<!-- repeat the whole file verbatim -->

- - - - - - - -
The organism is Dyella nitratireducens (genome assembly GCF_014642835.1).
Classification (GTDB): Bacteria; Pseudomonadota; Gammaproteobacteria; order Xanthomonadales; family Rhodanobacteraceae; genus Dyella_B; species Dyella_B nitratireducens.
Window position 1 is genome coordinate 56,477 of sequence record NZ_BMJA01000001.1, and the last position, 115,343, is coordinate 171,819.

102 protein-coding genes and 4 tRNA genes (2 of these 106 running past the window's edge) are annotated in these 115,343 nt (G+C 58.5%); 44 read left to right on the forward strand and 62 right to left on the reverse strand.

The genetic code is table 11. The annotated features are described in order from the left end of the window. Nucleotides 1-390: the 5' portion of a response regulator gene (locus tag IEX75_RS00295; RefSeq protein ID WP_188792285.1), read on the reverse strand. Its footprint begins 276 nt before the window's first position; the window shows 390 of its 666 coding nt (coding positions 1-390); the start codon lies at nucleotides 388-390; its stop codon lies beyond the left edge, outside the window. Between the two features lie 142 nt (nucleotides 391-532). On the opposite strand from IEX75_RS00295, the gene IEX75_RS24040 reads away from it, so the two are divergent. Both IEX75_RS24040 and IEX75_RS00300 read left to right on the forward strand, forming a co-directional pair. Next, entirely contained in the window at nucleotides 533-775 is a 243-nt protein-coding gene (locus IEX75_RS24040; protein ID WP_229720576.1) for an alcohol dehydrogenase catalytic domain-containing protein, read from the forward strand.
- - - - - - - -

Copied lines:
The organism is Dyella nitratireducens (genome assembly GCF_014642835.1).
Classification (GTDB): Bacteria; Pseudomonadota; Gammaproteobacteria; order Xanthomonadales; family Rhodanobacteraceae; genus Dyella_B; species Dyella_B nitratireducens.
Window position 1 is genome coordinate 56,477 of sequence record NZ_BMJA01000001.1, and the last position, 115,343, is coordinate 171,819.

102 protein-coding genes and 4 tRNA genes (2 of these 106 running past the window's edge) are annotated in these 115,343 nt (G+C 58.5%); 44 read left to right on the forward strand and 62 right to left on the reverse strand.

The genetic code is table 11. The annotated features are described in order from the left end of the window. Nucleotides 1-390: the 5' portion of a response regulator gene (locus tag IEX75_RS00295; RefSeq protein ID WP_188792285.1), read on the reverse strand. Its footprint begins 276 nt before the window's first position; the window shows 390 of its 666 coding nt (coding positions 1-390); the start codon lies at nucleotides 388-390; its stop codon lies beyond the left edge, outside the window. Between the two features lie 142 nt (nucleotides 391-532). On the opposite strand from IEX75_RS00295, the gene IEX75_RS24040 reads away from it, so the two are divergent. Both IEX75_RS24040 and IEX75_RS00300 read left to right on the forward strand, forming a co-directional pair. Next, entirely contained in the window at nucleotides 533-775 is a 243-nt protein-coding gene (locus IEX75_RS24040; protein ID WP_229720576.1) for an alcohol dehydrogenase catalytic domain-containing protein, read from the forward strand.